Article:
One of the objects of the invention is to avoid the said drawbacks of the known method at least to a considerable extent. It is inter alia based on the recognition of the fact that polycrystalline material can be removed from the semiconductor bodies by means of an etching process.
Therefore, according to the invention, the method mentioned above is characterized in that material formed during cutting the disc is preferentially etched away with respect to the semiconductor material.
If the semiconductor body is composed of elementary semiconductor material, the material formed during cutting the disc will have the same composition as the body but will be polycrystalline or have an amorphous character due to the large and rapid temperature changes during the cutting with the laser beam.
Etching is carried out in an etching bath which is suitable for the elementary semiconductor material. The reason of the preferential etching is that generally polycrystalline and amorphous semiconductor material etch more rapidly than does a monocrystalline semiconductor body.
It is to be noted that the laser beam in most of the cases does not cut through the semiconductor disc but forms grooves, after which the severing is completed by breaking.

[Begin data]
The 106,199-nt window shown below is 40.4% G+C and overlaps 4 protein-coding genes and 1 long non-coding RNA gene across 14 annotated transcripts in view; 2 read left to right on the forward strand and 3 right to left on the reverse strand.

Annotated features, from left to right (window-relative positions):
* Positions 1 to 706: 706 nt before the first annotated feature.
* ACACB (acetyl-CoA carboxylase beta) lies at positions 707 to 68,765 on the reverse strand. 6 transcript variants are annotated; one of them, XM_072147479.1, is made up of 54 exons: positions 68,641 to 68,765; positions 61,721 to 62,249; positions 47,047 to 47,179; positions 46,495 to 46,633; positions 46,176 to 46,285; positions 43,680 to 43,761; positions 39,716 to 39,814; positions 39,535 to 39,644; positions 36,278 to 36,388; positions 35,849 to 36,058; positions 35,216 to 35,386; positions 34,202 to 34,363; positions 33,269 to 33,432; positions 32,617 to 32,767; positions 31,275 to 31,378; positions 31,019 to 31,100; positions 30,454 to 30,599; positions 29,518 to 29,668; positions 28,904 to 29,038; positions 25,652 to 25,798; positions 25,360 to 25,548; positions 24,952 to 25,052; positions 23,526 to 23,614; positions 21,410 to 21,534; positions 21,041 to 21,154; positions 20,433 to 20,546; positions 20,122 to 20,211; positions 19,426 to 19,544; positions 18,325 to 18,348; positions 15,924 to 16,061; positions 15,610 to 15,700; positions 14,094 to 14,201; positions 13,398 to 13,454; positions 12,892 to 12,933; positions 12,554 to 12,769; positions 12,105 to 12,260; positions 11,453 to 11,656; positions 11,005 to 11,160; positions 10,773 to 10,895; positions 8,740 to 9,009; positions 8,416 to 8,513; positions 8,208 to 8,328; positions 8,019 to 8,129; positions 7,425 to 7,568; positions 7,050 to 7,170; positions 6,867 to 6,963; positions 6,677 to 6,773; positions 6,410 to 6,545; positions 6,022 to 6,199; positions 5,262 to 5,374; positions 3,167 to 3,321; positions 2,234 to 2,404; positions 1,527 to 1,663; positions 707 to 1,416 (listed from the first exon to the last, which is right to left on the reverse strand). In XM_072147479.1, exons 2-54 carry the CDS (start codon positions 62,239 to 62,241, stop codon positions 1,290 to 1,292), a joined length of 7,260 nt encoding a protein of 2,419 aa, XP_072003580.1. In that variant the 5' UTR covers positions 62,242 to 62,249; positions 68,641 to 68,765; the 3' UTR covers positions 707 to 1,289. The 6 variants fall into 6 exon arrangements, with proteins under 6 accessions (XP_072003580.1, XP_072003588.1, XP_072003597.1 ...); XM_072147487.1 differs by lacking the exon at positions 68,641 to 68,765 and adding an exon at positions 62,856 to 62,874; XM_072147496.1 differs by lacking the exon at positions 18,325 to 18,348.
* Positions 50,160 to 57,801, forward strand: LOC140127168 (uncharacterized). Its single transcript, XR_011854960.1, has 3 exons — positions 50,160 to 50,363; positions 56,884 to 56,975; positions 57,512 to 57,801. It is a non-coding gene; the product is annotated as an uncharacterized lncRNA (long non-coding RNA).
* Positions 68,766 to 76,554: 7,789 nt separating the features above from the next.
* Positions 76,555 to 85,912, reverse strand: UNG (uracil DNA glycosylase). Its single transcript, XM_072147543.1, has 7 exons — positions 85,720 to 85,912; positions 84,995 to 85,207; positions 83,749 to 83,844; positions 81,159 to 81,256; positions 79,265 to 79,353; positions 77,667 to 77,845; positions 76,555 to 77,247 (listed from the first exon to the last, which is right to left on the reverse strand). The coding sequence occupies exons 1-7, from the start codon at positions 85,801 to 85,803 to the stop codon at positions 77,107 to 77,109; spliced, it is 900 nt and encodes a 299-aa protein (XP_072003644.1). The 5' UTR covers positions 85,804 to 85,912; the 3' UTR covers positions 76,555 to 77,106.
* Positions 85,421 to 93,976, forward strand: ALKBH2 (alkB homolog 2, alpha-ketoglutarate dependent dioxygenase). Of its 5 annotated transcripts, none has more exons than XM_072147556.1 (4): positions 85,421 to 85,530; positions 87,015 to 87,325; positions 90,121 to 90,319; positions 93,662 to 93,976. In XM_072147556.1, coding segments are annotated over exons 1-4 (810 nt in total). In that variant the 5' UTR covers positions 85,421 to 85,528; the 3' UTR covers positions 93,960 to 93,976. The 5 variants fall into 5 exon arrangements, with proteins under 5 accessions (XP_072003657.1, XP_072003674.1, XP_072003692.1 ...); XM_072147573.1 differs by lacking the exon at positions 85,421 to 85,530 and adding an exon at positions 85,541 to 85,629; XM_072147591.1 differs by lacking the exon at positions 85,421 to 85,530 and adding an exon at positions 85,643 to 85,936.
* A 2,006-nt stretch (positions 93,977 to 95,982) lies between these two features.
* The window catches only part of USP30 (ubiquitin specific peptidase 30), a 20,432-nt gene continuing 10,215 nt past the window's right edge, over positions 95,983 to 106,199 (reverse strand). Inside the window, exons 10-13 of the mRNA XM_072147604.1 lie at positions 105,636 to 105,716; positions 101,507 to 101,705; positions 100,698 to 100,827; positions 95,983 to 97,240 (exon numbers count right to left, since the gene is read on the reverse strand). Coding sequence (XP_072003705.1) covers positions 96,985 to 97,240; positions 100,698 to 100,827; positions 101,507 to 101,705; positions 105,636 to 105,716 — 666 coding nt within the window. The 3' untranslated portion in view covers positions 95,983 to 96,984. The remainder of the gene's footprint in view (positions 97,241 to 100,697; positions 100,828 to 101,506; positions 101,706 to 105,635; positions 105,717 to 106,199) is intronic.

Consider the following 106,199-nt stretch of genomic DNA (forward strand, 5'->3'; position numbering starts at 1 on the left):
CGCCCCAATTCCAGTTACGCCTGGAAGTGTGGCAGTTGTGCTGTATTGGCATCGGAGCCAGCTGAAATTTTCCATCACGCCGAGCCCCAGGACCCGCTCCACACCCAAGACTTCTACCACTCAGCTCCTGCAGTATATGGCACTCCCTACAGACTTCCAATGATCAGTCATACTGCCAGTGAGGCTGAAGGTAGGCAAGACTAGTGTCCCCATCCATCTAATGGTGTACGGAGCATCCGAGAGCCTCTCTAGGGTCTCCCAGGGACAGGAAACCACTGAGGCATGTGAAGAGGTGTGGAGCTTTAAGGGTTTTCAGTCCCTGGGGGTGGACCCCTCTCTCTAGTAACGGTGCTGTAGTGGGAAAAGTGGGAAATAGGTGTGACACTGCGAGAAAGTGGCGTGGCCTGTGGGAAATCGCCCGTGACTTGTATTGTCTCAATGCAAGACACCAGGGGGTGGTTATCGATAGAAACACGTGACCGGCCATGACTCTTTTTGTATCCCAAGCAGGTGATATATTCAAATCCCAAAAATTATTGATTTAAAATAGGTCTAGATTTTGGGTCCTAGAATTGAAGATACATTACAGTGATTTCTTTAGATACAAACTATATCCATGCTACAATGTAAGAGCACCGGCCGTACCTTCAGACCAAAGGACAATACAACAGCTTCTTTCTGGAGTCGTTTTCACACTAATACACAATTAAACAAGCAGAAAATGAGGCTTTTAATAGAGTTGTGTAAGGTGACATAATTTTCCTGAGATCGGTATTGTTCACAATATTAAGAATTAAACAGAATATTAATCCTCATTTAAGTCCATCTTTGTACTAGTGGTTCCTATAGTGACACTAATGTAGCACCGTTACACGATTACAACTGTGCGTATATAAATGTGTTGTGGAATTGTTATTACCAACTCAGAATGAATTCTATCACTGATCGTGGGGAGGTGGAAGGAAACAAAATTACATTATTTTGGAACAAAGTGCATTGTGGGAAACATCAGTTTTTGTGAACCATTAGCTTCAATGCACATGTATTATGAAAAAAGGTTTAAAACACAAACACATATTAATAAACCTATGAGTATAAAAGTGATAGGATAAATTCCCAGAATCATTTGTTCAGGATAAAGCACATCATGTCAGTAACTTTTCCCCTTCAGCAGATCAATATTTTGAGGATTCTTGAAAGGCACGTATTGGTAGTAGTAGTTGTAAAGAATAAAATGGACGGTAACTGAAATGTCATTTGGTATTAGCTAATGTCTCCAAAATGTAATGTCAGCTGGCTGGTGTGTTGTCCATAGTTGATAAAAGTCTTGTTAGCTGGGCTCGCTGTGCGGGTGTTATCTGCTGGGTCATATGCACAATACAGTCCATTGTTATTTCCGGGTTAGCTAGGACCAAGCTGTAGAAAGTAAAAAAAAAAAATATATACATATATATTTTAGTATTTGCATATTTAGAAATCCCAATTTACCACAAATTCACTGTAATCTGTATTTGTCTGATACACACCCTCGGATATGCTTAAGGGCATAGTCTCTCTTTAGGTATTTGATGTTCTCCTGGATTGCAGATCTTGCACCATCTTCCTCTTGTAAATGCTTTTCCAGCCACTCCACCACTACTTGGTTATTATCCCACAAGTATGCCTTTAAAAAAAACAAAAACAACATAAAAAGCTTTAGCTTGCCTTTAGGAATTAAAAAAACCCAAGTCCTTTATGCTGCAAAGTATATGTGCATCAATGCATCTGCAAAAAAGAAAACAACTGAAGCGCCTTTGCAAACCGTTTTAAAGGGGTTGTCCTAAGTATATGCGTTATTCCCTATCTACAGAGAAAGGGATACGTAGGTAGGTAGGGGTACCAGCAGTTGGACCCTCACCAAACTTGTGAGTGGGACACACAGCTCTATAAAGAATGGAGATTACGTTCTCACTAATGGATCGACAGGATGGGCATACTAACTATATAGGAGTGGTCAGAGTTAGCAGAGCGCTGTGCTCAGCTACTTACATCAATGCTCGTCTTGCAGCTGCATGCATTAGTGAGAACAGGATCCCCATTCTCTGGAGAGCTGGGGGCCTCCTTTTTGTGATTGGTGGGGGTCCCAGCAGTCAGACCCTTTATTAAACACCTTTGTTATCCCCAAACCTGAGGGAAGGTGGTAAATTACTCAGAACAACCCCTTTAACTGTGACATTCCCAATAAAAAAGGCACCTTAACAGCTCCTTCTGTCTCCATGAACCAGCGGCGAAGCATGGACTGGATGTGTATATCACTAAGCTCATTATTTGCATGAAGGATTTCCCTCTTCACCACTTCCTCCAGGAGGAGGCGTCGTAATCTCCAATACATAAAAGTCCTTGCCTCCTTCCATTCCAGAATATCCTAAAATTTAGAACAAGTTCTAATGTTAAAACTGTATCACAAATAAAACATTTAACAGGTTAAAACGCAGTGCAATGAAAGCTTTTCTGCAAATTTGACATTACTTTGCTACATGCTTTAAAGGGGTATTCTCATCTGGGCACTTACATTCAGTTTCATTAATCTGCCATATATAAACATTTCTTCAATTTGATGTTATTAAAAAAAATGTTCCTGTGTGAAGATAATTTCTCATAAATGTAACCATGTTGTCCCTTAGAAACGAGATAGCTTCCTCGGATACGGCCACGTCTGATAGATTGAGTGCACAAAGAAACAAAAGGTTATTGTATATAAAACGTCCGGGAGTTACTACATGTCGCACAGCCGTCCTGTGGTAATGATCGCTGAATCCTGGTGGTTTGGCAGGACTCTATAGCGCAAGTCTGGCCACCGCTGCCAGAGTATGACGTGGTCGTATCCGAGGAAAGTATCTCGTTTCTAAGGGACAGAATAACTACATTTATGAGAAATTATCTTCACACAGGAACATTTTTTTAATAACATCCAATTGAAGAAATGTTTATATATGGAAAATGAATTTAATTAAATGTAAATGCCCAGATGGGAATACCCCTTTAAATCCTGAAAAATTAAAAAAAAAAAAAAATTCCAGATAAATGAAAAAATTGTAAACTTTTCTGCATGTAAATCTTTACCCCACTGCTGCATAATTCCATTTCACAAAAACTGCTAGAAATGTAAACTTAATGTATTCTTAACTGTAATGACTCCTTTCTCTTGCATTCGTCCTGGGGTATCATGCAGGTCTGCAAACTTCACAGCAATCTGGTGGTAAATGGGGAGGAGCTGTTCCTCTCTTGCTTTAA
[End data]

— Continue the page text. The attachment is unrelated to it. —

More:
The etching away of the material formed during cutting is particularly simple when the etching away is carried out prior to the severing of the disc in the semiconductor bodies by breaking.
The method according to the invention is preferably used when the disc consists of compound semiconductor material.
The material formed during cutting then often has a chemical composition which differs from that of the semiconductor disc as a result of a difference in volatility of the components of the compound so that the etchant can be adapted to said different composition.
For example, etching is preferably used after cutting a semiconductor disc from a III-V compound, for example, with a surface layer of gallium arsenide phosphide.
The material formed during cutting has a different ratio of arsenic to phosphorus than that of the material of the disc so that the etchant can more specifically be adjusted to the formed material.
This is a continuation of application Ser. No. 824,504, filed Aug. 15, 1977, now abandoned.